Therapy sometimes calls on us to confront traumatic events, emotional blockages, or uncomfortable realizations about ourselves. Although this process may be necessary for healing, it can also be emotionally exhausting at times. After a particularly intense series of sessions, you might feel the need to press pause. You may feel that it would be helpful to take time to recharge emotionally and sort through your feelings about what’s come up so far in therapy.
Before deciding that this is a sign you need a break, you might mention this concern to your therapist, who may adjust therapy as needed or help you form a plan to take care of yourself during a break.
Assessing Whether To Continue
Different people can will have different experiences in therapy, and the length of time needed for treatment can vary widely from one person and situation to the next. Some people may need longer-term treatment, while others may find that they make significant progress in a shorter amount of time. The American Psychological Association reports that around 15 to 20 sessions are often sufficient for recovery for 50% of patients. If you think you’ve experienced the positive results you were seeking, you may decide that taking a pause on therapy would make sense for you.
Are There Risks To Pausing Therapy?
The situations discussed above can all be valid reasons for putting therapy on hold temporarily, but what are the possible downsides?
Interruptions in treatment may sometimes cause clients to lose ground, perhaps because the emotional coping skills they were learning are no longer being reinforced with regular sessions.
There’s also a chance that what you intend as a short break from therapy might turn into a permanent break, which could have negative effects if this happens before an individual has achieved adequate improvement or symptom relief and developed new thought patterns. Research has found that ending treatment prematurely “hinders the effective delivery of mental health services across various settings, consumer populations, and treatment modalities.”.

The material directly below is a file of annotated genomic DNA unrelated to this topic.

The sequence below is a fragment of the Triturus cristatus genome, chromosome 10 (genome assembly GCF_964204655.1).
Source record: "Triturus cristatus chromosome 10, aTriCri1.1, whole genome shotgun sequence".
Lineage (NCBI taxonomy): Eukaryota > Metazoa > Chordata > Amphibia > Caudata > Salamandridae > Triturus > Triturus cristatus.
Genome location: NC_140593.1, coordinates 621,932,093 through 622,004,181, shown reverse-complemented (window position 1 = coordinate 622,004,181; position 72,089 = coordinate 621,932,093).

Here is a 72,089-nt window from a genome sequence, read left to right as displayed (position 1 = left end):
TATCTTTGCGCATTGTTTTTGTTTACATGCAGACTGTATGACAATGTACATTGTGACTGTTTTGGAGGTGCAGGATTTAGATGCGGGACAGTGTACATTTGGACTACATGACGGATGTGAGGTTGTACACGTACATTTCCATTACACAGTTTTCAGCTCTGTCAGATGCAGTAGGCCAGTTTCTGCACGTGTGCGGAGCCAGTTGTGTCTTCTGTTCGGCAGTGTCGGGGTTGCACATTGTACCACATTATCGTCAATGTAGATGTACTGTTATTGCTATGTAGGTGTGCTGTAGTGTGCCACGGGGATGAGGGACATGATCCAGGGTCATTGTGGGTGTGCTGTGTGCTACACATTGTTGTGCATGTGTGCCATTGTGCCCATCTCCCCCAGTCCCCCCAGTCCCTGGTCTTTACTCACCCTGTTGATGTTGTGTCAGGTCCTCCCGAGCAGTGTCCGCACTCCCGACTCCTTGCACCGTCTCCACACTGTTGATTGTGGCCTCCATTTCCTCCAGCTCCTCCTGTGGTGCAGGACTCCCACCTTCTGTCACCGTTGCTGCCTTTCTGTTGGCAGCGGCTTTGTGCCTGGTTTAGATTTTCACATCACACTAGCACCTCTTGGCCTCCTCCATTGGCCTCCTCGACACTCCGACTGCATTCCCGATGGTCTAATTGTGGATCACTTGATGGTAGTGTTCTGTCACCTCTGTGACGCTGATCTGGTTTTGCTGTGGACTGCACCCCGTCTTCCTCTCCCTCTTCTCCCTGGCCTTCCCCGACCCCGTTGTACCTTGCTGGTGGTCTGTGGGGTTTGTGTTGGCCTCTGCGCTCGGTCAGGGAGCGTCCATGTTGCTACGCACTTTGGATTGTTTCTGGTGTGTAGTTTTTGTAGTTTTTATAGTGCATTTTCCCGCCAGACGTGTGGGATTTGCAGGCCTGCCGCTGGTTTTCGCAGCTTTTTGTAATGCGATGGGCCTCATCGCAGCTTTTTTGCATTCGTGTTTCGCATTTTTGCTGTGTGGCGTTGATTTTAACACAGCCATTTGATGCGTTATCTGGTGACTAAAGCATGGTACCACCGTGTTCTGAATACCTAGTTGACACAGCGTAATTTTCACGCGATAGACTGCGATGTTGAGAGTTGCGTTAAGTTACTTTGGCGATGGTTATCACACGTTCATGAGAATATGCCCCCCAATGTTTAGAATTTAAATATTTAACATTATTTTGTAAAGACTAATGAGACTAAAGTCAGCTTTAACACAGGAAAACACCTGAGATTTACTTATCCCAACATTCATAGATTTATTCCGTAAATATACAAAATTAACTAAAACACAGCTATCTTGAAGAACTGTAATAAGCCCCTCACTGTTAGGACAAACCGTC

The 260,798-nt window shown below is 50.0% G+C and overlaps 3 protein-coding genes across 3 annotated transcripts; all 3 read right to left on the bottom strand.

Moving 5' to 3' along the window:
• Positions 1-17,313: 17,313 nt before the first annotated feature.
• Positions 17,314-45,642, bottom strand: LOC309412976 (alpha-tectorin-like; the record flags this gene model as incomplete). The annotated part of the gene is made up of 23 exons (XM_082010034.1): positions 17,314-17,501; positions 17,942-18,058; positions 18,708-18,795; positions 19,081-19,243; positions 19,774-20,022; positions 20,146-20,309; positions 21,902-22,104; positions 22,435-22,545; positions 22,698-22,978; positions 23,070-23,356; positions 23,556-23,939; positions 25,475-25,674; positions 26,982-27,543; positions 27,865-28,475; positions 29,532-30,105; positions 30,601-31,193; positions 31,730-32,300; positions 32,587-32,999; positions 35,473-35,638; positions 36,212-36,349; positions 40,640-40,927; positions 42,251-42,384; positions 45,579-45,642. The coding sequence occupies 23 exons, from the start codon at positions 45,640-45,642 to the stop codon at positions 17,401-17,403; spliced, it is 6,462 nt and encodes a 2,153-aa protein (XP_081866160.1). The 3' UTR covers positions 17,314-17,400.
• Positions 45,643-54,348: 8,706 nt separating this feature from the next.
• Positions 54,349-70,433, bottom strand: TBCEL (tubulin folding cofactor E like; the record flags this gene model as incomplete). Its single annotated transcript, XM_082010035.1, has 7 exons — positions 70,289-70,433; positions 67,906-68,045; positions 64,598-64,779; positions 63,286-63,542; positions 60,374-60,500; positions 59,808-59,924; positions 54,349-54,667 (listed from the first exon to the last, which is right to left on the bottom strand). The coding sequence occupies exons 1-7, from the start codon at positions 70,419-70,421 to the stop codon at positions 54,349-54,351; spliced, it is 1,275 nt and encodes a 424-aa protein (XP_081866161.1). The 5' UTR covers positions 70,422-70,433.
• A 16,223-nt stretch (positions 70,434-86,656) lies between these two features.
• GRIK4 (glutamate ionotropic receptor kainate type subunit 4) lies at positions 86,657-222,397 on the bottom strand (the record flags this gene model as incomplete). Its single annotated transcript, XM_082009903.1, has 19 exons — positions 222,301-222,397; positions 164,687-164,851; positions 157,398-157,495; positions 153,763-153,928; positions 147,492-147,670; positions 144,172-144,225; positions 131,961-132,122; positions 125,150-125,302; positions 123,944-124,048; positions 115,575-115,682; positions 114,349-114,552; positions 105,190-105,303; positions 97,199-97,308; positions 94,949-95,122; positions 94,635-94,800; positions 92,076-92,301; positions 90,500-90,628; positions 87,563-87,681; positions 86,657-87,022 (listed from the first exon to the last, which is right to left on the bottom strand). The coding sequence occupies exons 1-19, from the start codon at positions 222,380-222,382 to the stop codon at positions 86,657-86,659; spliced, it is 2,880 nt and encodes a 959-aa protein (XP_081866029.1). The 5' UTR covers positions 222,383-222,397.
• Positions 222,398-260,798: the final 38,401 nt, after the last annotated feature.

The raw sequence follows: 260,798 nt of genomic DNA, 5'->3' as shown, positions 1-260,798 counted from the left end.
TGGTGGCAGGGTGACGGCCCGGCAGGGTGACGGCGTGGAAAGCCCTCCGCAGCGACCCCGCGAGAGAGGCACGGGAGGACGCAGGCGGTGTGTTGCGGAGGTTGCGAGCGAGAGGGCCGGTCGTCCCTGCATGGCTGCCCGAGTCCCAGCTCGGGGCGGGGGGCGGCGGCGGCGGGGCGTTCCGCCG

However, a 2017 study examined the effects of missing therapy sessions and concluded that it was unplanned no-shows, not cancellations, that had a negative effect on symptom change. Only unplanned no-shows led to worsening symptoms of mental illness. Planned absences didn’t seem to have this effect. This may suggest that if you know in advance that you’re going to need to pause therapy, you may be able to plan ahead and mitigate any possible negative effects.
Planning For A Pause From Therapy
Below are a few ways you may be able to reduce or avoid negative impacts on your mental health when pausing therapy:
1. Notify Your Therapist As Far In Advance As Possible
The more notice you give before putting therapy on hold, the more time you and your therapist will have to get ready for the change. If possible, it may be helpful to attend at least one more session before your break begins. This may help the transition feel less abrupt and help you mentally prepare.
Also, if you take medication prescribed by a doctor for a mental health condition, it may be helpful to discuss your plan to pause therapy with your doctor, who may want to see you after a certain time away from therapy to assess how you’re doing.
2. Look For Alternate Resources
Even if you won’t be able to work with your current therapist during your time away, there may be other sources of help available. When pausing therapy due to financial reasons, for example, you might want to see if you can find free support groups or low-cost counseling through organizations you trust. You might also want to ask your therapist to recommend resources like self-help books, online wellness advice, and other tools you can use while you’re not in treatment.
3. Practice While You Pause